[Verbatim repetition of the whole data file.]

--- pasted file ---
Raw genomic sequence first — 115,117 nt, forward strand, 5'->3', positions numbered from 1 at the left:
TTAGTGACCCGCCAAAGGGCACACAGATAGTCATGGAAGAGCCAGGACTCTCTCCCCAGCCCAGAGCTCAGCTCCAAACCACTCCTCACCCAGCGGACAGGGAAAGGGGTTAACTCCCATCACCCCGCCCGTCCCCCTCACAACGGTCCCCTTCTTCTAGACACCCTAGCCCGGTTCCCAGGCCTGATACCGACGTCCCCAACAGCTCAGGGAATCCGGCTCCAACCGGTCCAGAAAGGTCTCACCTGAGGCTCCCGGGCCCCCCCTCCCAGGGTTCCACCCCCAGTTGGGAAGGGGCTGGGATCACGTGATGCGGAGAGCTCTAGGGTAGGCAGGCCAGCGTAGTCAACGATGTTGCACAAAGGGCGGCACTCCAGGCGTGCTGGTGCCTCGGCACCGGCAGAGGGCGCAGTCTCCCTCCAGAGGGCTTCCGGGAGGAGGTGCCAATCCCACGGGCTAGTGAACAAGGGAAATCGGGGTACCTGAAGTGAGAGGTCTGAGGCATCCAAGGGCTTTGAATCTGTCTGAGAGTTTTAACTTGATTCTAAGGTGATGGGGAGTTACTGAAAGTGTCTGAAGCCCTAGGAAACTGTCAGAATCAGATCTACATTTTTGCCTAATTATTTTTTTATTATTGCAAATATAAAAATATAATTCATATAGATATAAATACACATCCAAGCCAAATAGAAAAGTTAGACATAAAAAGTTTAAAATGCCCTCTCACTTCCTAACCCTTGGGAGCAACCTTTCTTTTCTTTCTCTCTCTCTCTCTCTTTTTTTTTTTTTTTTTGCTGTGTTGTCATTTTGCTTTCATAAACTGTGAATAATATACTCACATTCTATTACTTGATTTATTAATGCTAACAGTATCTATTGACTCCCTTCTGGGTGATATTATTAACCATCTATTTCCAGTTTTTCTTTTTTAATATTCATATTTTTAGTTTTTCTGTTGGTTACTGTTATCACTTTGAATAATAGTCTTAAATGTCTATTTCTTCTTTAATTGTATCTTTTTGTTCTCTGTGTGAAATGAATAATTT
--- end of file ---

Raw genomic sequence first — 115,117 nt, forward strand, 5'->3', positions numbered from 1 at the left:
TTAGTGACCCGCCAAAGGGCACACAGATAGTCATGGAAGAGCCAGGACTCTCTCCCCAGCCCAGAGCTCAGCTCCAAACCACTCCTCACCCAGCGGACAGGGAAAGGGGTTAACTCCCATCACCCCGCCCGTCCCCCTCACAACGGTCCCCTTCTTCTAGACACCCTAGCCCGGTTCCCAGGCCTGATACCGACGTCCCCAACAGCTCAGGGAATCCGGCTCCAACCGGTCCAGAAAGGTCTCACCTGAGGCTCCCGGGCCCCCCCTCCCAGGGTTCCACCCCCAGTTGGGAAGGGGCTGGGATCACGTGATGCGGAGAGCTCTAGGGTAGGCAGGCCAGCGTAGTCAACGATGTTGCACAAAGGGCGGCACTCCAGGCGTGCTGGTGCCTCGGCACCGGCAGAGGGCGCAGTCTCCCTCCAGAGGGCTTCCGGGAGGAGGTGCCAATCCCACGGGCTAGTGAACAAGGGAAATCGGGGTACCTGAAGTGAGAGGTCTGAGGCATCCAAGGGCTTTGAATCTGTCTGAGAGTTTTAACTTGATTCTAAGGTGATGGGGAGTTACTGAAAGTGTCTGAAGCCCTAGGAAACTGTCAGAATCAGATCTACATTTTTGCCTAATTATTTTTTTATTATTGCAAATATAAAAATATAATTCATATAGATATAAATACACATCCAAGCCAAATAGAAAAGTTAGACATAAAAAGTTTAAAATGCCCTCTCACTTCCTAACCCTTGGGAGCAACCTTTCTTTTCTTTCTCTCTCTCTCTCTCTTTTTTTTTTTTTTTTTGCTGTGTTGTCATTTTGCTTTCATAAACTGTGAATAATATACTCACATTCTATTACTTGATTTATTAATGCTAACAGTATCTATTGACTCCCTTCTGGGTGATATTATTAACCATCTATTTCCAGTTTTTCTTTTTTAATATTCATATTTTTAGTTTTTCTGTTGGTTACTGTTATCACTTTGAATAATAGTCTTAAATGTCTATTTCTTCTTTAATTGTATCTTTTTGTTCTCTGTGTGAAATGAATAATTT